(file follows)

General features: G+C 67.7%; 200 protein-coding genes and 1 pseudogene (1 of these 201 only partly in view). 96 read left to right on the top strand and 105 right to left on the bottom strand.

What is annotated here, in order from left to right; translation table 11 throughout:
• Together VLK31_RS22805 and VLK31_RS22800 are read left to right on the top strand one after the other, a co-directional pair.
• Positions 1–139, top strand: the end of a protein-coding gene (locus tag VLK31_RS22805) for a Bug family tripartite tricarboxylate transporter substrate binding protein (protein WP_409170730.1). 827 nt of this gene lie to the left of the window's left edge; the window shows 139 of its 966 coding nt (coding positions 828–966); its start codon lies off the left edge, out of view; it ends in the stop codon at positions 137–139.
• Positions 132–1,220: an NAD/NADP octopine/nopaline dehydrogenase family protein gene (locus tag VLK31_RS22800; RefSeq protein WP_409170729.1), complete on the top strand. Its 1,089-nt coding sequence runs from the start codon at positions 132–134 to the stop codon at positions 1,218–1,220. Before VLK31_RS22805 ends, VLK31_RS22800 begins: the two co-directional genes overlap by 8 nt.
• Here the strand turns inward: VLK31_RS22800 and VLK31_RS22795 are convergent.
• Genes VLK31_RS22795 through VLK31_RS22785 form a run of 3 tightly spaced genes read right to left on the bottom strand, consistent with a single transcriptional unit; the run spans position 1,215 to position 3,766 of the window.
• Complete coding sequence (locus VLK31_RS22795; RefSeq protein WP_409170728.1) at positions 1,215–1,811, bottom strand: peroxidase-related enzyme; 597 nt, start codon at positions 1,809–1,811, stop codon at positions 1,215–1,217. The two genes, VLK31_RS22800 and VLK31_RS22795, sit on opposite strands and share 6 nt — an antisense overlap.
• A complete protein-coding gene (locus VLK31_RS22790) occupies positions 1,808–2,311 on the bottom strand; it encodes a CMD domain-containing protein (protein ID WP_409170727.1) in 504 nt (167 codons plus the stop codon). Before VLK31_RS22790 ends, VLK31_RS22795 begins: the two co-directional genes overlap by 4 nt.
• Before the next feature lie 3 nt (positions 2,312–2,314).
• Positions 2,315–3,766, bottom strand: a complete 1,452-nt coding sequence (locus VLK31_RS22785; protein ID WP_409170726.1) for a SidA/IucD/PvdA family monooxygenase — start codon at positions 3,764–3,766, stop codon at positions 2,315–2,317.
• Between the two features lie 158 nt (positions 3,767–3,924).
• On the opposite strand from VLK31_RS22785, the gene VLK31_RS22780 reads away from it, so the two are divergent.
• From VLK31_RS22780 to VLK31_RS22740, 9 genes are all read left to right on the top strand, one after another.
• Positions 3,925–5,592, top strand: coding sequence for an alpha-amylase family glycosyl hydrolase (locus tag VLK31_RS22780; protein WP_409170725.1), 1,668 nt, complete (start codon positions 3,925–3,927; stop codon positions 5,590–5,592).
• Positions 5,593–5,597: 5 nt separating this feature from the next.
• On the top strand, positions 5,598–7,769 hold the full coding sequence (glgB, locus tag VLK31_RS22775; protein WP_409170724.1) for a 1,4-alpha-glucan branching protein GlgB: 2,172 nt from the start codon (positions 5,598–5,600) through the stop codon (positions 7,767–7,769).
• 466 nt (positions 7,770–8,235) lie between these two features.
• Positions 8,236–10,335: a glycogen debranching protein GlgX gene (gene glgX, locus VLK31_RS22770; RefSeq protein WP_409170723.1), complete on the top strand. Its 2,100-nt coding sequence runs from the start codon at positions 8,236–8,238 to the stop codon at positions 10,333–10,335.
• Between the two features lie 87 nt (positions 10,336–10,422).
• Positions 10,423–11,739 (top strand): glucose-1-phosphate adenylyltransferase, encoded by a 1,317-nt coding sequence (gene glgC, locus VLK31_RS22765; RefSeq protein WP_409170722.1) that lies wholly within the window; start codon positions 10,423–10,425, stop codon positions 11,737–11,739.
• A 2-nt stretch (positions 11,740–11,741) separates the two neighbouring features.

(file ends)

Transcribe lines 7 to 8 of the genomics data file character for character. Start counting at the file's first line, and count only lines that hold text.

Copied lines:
• Genes VLK31_RS22795 through VLK31_RS22785 form a run of 3 tightly spaced genes read right to left on the bottom strand, consistent with a single transcriptional unit; the run spans position 1,215 to position 3,766 of the window.
• Complete coding sequence (locus VLK31_RS22795; RefSeq protein WP_409170728.1) at positions 1,215–1,811, bottom strand: peroxidase-related enzyme; 597 nt, start codon at positions 1,809–1,811, stop codon at positions 1,215–1,217. The two genes, VLK31_RS22800 and VLK31_RS22795, sit on opposite strands and share 6 nt — an antisense overlap.